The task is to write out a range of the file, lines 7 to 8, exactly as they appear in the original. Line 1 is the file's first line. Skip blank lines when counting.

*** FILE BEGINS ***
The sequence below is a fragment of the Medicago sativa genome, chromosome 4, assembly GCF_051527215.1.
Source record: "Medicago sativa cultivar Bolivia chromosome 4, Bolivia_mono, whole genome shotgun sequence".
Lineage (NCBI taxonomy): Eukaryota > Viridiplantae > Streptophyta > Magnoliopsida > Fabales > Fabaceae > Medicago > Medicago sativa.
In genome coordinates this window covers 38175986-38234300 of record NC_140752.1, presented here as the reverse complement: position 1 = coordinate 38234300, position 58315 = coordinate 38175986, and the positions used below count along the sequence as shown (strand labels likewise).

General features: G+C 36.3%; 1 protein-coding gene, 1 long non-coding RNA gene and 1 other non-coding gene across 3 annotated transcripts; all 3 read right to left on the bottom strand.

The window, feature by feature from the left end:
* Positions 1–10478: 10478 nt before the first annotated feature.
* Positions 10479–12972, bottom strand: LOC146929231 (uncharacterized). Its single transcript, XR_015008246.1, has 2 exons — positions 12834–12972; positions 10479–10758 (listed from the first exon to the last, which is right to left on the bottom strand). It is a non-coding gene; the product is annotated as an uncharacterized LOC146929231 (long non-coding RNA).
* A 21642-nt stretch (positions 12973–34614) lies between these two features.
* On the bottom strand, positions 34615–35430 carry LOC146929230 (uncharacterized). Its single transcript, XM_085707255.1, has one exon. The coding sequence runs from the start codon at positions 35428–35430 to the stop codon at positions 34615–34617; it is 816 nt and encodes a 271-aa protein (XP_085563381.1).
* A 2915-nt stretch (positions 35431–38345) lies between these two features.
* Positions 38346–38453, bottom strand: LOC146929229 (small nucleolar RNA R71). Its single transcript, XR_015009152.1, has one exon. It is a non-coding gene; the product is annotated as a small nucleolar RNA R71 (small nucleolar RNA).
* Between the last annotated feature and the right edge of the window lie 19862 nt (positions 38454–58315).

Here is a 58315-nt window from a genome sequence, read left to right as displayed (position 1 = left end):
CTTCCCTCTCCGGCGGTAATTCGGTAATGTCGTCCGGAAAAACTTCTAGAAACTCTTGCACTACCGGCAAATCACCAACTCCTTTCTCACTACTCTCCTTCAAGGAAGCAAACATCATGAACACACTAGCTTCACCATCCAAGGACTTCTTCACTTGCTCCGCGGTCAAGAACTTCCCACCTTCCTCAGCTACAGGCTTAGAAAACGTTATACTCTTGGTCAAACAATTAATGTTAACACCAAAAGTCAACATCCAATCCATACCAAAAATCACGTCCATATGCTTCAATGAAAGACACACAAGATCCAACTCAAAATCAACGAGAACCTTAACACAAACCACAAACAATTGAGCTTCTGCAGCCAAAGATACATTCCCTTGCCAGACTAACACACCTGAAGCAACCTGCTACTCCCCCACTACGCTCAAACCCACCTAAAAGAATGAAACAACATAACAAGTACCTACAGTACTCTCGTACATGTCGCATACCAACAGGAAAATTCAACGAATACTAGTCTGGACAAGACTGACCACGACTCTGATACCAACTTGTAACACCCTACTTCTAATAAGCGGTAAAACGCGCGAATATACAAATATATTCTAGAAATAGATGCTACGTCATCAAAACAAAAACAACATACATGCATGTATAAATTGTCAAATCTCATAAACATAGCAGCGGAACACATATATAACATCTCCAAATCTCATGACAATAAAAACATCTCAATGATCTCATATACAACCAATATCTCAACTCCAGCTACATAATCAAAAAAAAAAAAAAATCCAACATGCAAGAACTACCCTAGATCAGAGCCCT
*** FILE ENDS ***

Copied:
* Positions 1–10478: 10478 nt before the first annotated feature.
* Positions 10479–12972, bottom strand: LOC146929231 (uncharacterized). Its single transcript, XR_015008246.1, has 2 exons — positions 12834–12972; positions 10479–10758 (listed from the first exon to the last, which is right to left on the bottom strand). It is a non-coding gene; the product is annotated as an uncharacterized LOC146929231 (long non-coding RNA).